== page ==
American Dream

Family Heritage Helps Fuel Randy Hernandez’s Rise Up The Hockey Ranks

You have to look long and hard to find a more unlikely and more improbable hockey prospect than Randy Hernandez. Or one who better exemplifies the American Dream.

The 17-year-old is a forward with the National Team Development Program in Plymouth, Mich. After a second NTDP season in 2016-17, he’s sure to advance to the next level, and then maybe even to the NHL.
What’s so remarkable is where the young man started—where his family started—and what it says about the state of hockey in the United States.

This is a kid who grew up in Florida and developed while mainly playing AA, not AAA, hockey. On top of that, there’s his very non-traditional hockey family. His parents and older brother left Cuba in 1996 to build a better life in Miami. And there, in the Sunshine State, a second son is born, and he turns into an elite hockey player.

“It’s pretty crazy, when you think about it,” laughs Peter Ward, the former NTDP recruiting director who ran across Hernandez while scouting in 2014.

Hernandez is not alone in showcasing Florida’s rise in the hockey world. Brothers Nick and Michael Pastujov, of Bradenton, are also skating for the NTDP and both will play at the University of Michigan. Shayne Gostisbehere, of the Philadelphia Flyers, hails from Margate, north of Ft. Lauderdale, while Boston College, Quinnipiac and Harvard all had native Floridians on their rosters last  year.

“With the way hockey is expanding into non-traditional areas, players can come from anywhere now,” says Don Granato, Hernandez’s former coach at the NTDP. “As long as there’s access to ice, you’ll get exceptional athletes coming into our game.”

Skating in the USHL last season, and playing against bigger, stronger players who are usually two, three or four years older, has been an adjustment for Hernandez. Through 49 games, he had eight goals and seven assists.

Randy Hernandez is just one more example that talented hockey players can come from anywhere. The Florida native caught the eye of former NTDP scout Peter Ward during a scouting trip in 2014.Randy Hernandez is just one more example that talented hockey players can come from anywhere. The Florida native caught the eye of former NTDP scout Peter Ward during a scouting trip in 2014.

“It’s kind of intimidating how hard they hit at first,” Hernandez says as he reflects on his first season. “But I’m just trying to work hard, trying to get better.”

Off ice, it took time getting used to billeting with a family in Michigan, and being away from his own close-knit family in Florida.

Granato is quick to point out that the kid’s got game. For proof, the coach pulls up a video clip  from a Jan. 15 game against the Muskegon Lumberjacks. Hernandez picks up the puck at his own blue line, and after two explosive strides, beats three opposing forwards through the neutral zone.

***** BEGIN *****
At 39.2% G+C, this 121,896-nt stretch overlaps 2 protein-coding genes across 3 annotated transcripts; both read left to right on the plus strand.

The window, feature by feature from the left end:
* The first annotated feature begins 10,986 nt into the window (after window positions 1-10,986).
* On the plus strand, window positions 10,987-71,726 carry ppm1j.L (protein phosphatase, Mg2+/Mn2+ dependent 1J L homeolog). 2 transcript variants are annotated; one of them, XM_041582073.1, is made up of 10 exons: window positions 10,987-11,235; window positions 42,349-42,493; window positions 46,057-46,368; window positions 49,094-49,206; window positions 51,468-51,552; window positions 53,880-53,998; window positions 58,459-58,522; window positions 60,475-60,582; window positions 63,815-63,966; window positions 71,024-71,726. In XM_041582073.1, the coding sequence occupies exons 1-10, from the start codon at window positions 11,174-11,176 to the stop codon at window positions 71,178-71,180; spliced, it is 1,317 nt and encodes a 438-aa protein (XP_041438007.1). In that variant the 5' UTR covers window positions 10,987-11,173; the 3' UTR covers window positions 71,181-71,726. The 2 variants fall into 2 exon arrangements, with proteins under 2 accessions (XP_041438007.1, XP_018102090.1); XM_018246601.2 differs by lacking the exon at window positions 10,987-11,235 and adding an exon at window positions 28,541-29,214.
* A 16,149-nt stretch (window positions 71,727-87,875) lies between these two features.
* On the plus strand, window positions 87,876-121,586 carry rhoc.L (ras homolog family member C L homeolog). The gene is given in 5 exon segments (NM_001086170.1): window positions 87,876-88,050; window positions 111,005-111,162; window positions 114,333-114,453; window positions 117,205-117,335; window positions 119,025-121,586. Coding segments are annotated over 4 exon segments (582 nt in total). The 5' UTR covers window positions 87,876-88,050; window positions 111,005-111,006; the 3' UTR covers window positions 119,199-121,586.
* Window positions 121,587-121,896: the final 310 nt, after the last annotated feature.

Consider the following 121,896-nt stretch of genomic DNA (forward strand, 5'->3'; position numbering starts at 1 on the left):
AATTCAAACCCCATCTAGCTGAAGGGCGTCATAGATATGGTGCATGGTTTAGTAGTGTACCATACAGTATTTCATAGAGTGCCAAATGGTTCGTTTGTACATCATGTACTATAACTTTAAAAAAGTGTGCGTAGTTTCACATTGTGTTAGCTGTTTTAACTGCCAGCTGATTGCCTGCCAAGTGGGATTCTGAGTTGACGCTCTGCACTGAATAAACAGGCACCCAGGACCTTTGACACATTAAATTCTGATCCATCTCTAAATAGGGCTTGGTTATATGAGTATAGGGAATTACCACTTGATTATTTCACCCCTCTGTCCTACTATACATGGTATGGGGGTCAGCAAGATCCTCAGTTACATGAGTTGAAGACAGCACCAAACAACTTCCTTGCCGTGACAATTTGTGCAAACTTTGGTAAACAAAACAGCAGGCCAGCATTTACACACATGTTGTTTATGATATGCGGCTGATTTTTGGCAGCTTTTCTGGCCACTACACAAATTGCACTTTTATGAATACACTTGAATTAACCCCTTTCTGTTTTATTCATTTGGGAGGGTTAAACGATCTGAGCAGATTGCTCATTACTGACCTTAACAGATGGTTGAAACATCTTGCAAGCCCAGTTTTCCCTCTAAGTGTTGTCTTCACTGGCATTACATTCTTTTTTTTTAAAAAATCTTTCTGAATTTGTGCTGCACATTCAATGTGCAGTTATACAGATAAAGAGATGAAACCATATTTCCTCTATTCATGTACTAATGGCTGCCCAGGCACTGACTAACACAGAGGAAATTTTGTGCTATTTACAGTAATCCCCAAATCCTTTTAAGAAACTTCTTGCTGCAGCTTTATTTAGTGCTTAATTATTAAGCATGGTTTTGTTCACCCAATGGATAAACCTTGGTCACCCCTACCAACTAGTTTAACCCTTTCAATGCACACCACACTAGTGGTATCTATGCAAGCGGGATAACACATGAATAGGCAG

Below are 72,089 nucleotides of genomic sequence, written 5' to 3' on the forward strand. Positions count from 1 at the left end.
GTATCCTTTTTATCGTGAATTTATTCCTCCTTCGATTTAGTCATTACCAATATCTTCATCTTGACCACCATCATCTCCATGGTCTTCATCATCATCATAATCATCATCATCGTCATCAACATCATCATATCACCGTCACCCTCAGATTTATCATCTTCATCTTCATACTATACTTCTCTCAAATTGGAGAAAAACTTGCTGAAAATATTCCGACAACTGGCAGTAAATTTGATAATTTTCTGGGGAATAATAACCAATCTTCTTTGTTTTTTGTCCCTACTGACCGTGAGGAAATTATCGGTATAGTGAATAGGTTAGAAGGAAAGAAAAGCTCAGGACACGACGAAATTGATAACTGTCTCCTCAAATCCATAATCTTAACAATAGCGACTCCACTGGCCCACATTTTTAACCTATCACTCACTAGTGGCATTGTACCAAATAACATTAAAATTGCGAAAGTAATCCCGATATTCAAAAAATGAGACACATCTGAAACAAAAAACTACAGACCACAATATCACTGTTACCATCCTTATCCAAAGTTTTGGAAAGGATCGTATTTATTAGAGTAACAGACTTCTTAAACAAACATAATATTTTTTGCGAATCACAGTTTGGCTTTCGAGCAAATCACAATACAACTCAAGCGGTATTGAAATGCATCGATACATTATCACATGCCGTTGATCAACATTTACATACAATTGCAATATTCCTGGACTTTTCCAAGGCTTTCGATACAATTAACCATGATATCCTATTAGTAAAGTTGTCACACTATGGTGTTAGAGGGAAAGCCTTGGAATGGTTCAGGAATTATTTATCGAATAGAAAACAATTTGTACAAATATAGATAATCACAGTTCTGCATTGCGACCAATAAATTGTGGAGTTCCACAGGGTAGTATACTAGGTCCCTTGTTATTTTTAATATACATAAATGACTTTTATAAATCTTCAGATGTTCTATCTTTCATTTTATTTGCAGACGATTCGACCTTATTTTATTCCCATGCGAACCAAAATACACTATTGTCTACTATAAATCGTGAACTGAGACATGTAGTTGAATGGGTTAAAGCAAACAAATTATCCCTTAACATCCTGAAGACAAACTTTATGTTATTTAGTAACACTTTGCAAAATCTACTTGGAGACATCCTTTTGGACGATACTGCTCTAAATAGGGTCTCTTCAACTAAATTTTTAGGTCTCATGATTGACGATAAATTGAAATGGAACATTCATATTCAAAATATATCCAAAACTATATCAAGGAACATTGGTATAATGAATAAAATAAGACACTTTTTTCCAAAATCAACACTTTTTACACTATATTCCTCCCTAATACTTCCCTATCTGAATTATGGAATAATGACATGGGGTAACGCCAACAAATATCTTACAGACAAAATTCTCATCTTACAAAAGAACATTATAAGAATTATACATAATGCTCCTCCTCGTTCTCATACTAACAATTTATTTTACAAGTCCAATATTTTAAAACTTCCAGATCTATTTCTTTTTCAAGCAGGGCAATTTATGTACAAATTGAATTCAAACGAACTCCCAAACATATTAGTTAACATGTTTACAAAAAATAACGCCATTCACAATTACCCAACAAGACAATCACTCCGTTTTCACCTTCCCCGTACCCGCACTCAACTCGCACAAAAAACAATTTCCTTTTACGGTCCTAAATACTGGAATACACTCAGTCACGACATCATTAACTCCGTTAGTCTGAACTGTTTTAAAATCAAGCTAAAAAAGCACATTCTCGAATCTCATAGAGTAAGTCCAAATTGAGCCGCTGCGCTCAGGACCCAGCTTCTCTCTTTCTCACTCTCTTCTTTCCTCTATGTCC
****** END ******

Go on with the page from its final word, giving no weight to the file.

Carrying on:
Here Granato paused the video and pointed at one defenseman caught leaning the wrong way.

“Randy knows he’s got him already,” the coach says. When the video resumes, Hernandez glides ahead, dekes the goalie and tucks the puck into the net.

 

“It’s kind of intimidating how hard they hit at first, but I’m just trying to work hard, trying to get better.”

-Randy Hernandez

 

“That’s natural hockey sense,” Granato explains. “But I think he’s got a lot more inside of him. He’s just starting to find his way.”

Hernandez got into hockey in part because of a little girl’s birthday party. In 2005, a cousin had a party at Kendall Ice Arena, near Miami. Little Randy scooted around and loved it. Skating lessons and Mite hockey soon followed. By age 13 Hernandez was playing AA travel hockey and often filling the net.

Once, after playing in a tournament against AAA competition, he came home disappointed at how he measured up. His brother Roberto bought cones and spent the summer putting Randy through agility drills to improve speed and quickness.

At 14, he was checked hard and suffered a broken arm. At home he refused to sit still, stickhandling constantly around the living room and hallway with one hand, driving his parents nuts.

In addition to a smooth skating style, Randy Hernandez has a natural hockey sense that amazes his coaches at the NTDP.In addition to a smooth skating style, Randy Hernandez has a natural hockey sense that amazes his coaches at the NTDP.

“Mucho,” Marlene Hernandez recalls with a laugh.

At the Bauer Invite tournament in Chicago in 2014, a prep school coach suggested that Peter Ward take a look at a kid from Florida. Although Hernandez had mostly played AA hockey, he showed unusual speed.
A few months later, Hernandez was invited to the NTDP evaluation camp where he skated against many players who already had commitments to big-name college programs.

He was in the car with his family last summer when Ward called to offer Randy a spot in the program. For a moment, Hernandez didn’t say anything. His eyes welled up.

“It was just so emotional,” he says. “It was hard to believe.”

Throughout the season, the Hernandez family follows Randy’s progress by watching games streamed online. For a home tournament against U17 teams from Russia, Sweden, Finland and the Czech Republic, they made the trip north to see Randy pull on the red, white and blue.

“I couldn’t have even imagined this when we came to Florida from Cuba,” Marlene Hernandez says, shaking her head in the stands.

And how does it feel to see their son represent their adopted country?

“Very proud,” she said. After a long pause, she repeated: “Very proud.”

Click Here to View Full USA Hockey National Team Development Program Infographic

 

Neal E. Boudette lives in Ann Arbor, Mich., is an automotive reporter for the New York Times and writes about hockey any chance he gets.

 

Issue: 
2016-10

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